Cultivating Good Health
An East Side community garden shows that change is best served fresh
San Antonio Magazine
Just a few short years ago Ivan Bermejo would not have been anybody’s poster boy for healthy eating. Now a 17-year-old student at Edison High School, Bermejo survived primarily on a fast food diet, hitting up McDonald’s regularly for its menu of Big Macs, fries and sodas. And like a lot of residents of San Antonio’s East Side, where nearly 30 percent of families live in poverty—double the national average—Bermejo’s nutritional choices were more the result of economic necessity, not choice. “My mom had a job, and it was a very minimum wage job, so we didn’t have a lot of money. My dad worked well, but not well enough that we could afford all the bills and eat so healthy,” he says.
Yet despite not having any steady exposure to, or appreciation for, a diet chock full of fresh fruits and vegetables, it is Bermejo who acts as a tour guide on a recent trip through an East Side cornucopia that he now helps maintain. Through a wrought-iron gate separating the neon lit street from a green spat of land, Bermejo meanders down a winding pathway of yellowed broken rubble. Initially shy, the stocky teenager gets increasingly animated while pointing out the themed plots that make up the garden, including native succulents, healing herbs of lemon balm and staples of lettuce and tomatoes. There are even old toilets around the perimeter of the garden that have been transformed into elevated flowerbeds bursting with fragrant aloe plants.
Bermejo is just one of hundreds of East Side residents who maintain the unassuming garden of the Roots of Change Cooperativa, a sustainability initiative of the Southwest Workers Union, a 3,500-member group that has long advocated for issues of economic and environmental justice primarily for low-income people of color. Roots of Change got its start in 2006, in the wake of a successful effort to stop the installation of two large diesel fuel tanks not far from Sam Houston High School. After educating the community about the health hazards of diesel storage tanks and mobilizing it to both stop this specific proposal and change zoning to permanently remove the threat, the union realized it wasn’t offering a productive alternative use for the land.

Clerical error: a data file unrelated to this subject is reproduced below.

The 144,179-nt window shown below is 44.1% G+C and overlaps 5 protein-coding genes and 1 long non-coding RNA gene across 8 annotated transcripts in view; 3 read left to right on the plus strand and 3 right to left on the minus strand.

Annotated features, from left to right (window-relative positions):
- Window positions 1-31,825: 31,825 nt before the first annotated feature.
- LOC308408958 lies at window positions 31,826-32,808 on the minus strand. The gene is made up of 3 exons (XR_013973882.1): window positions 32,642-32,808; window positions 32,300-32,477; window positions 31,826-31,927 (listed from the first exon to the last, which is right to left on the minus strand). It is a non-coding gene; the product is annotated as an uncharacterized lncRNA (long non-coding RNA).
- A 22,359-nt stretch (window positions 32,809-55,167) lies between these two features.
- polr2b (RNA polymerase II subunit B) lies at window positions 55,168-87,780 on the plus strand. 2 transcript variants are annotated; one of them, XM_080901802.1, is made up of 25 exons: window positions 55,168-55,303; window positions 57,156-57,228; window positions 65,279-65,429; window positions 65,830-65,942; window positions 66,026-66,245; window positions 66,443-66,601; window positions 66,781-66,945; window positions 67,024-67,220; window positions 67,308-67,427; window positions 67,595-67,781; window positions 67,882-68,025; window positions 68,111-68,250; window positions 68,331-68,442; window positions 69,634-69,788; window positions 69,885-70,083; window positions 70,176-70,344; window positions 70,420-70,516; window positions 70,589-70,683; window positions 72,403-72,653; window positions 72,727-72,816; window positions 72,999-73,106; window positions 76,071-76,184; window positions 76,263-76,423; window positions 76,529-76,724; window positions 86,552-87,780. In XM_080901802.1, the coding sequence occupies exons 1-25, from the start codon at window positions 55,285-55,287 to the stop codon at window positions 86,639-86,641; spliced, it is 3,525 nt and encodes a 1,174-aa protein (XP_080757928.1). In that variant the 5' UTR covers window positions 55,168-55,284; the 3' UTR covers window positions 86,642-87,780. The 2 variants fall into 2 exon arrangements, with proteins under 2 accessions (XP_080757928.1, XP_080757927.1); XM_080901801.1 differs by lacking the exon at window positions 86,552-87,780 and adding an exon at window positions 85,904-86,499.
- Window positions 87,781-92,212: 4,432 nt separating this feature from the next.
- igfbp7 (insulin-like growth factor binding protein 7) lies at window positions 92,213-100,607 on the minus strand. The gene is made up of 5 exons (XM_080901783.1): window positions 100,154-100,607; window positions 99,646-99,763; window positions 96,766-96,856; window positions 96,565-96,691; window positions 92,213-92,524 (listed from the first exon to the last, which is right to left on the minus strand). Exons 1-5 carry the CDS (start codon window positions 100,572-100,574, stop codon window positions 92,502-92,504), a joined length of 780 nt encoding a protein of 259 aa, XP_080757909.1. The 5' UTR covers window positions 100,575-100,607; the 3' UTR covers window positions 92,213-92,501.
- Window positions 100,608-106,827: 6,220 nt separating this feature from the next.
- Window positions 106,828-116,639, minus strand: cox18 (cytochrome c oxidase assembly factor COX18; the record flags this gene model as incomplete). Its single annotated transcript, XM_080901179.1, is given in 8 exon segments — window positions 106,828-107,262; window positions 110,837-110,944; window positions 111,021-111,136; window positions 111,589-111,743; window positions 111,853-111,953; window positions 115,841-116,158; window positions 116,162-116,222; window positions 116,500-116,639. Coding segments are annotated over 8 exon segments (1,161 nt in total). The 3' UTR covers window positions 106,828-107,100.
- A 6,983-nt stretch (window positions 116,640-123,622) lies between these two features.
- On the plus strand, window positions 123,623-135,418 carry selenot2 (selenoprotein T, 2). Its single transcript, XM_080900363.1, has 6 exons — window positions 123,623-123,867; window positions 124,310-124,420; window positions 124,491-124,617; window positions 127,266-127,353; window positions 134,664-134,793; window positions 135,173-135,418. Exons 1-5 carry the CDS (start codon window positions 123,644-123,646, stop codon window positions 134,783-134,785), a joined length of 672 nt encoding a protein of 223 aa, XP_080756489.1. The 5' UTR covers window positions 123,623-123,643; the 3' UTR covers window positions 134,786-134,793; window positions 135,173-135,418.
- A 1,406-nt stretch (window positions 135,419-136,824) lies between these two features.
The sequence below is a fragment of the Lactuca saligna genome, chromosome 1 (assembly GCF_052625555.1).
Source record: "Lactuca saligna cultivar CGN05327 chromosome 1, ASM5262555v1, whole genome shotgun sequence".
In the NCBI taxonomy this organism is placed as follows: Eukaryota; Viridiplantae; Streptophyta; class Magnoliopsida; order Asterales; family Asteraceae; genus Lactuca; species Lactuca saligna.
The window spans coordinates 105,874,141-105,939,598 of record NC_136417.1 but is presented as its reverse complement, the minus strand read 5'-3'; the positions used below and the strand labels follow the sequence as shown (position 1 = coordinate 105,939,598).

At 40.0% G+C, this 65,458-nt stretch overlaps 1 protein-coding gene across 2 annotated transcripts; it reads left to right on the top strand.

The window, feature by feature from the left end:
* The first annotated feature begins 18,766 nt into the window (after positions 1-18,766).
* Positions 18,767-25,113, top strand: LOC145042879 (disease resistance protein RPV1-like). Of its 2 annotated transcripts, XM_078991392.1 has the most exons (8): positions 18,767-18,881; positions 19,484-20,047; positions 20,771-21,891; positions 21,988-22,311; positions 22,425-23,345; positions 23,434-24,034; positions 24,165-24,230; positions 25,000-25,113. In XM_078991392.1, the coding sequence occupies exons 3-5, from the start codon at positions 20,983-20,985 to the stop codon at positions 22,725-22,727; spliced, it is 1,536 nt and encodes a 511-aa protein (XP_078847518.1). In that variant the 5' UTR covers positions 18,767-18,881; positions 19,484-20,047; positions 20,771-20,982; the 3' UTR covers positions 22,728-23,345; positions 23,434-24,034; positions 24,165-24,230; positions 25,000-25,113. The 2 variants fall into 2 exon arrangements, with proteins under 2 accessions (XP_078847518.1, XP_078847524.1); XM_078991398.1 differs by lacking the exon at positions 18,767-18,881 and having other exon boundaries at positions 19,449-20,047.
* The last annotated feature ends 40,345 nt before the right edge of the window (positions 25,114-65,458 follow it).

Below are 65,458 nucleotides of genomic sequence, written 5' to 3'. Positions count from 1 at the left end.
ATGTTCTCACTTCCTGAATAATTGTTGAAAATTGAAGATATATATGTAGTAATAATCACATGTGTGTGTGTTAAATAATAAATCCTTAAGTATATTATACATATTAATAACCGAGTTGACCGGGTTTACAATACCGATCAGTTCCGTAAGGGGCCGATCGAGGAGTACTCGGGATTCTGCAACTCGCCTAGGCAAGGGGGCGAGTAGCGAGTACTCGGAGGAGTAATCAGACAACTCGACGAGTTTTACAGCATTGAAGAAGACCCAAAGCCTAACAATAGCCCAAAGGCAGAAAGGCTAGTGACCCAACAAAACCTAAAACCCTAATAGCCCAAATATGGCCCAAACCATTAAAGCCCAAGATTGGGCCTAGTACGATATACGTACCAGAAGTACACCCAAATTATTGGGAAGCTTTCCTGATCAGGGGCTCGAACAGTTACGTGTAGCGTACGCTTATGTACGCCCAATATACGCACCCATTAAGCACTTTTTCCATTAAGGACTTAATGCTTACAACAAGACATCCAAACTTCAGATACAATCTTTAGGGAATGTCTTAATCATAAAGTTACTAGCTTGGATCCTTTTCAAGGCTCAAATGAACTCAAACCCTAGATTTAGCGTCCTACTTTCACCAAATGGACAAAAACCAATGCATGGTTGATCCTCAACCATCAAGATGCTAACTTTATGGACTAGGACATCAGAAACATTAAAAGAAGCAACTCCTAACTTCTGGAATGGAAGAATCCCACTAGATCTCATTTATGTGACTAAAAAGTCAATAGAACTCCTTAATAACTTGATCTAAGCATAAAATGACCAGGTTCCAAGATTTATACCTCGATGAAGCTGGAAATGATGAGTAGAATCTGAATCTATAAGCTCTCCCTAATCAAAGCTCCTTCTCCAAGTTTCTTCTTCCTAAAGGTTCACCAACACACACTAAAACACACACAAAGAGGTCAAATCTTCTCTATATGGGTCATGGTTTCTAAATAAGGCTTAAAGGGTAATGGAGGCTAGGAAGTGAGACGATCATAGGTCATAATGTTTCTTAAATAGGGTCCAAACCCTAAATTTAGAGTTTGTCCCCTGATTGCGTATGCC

Led by Diana Lopez, who is coordinator of environmental justice at the Southwest Workers Union, people like Bermejo canvassed the neighborhood about potential uses and learned that the poorest areas of the city had the least access to fresh produce. Lopez immediately saw an opportunity to use the Roots of Change garden as both an education tool about the importance of a healthy diet and, of course, to drive immediate and tangible change. On one level, this has meant simply getting the produce grown in the garden to people in the community who need it—a good first step in a city where the adult obesity rate is north of 30 percent. To do this, the co-op gives harvested food to the community volunteers who plant the seeds and pull the weeds at the garden. Lopez also is hoping to increase access to locally grown foods in area grocery stores.
She has much bigger aspirations, still. There are now 14 total community gardens, including two at schools and one at a day care, and Lopez has her eyes focused on more outlets for her local harvest. “We have been able to grow double the amount that we have grown in the past three years,” she says. “The hope is to be able to work a lot more with restaurants.” Already, that effort is bearing fruit, now that Guadalupe Street Coffee has partnered with Roots of Change. Perhaps even more importantly, these urban farmers are now working with San Antonio Independent School District to bring more healthy options into cafeterias and salad bars.
Individual lives are also being transformed. Bermejo, who joined Roots of Change as a member of the youth leadership chapter, has given up burgers and become a vegan. Now fully aware of the benefits of eating healthy, he helps his family choose their produce, too. He has already begun looking at colleges where he can both retain the activist values instilled by the Roots of Change program and study medicine. “With this generation there are a lot of good people and hopefully they’ll be the ones that lead,” he says. “I have high hopes for this generation.” And good nutrition will be a big part of it.
This article appears in the February 2013 issue of San Antonio Magazine
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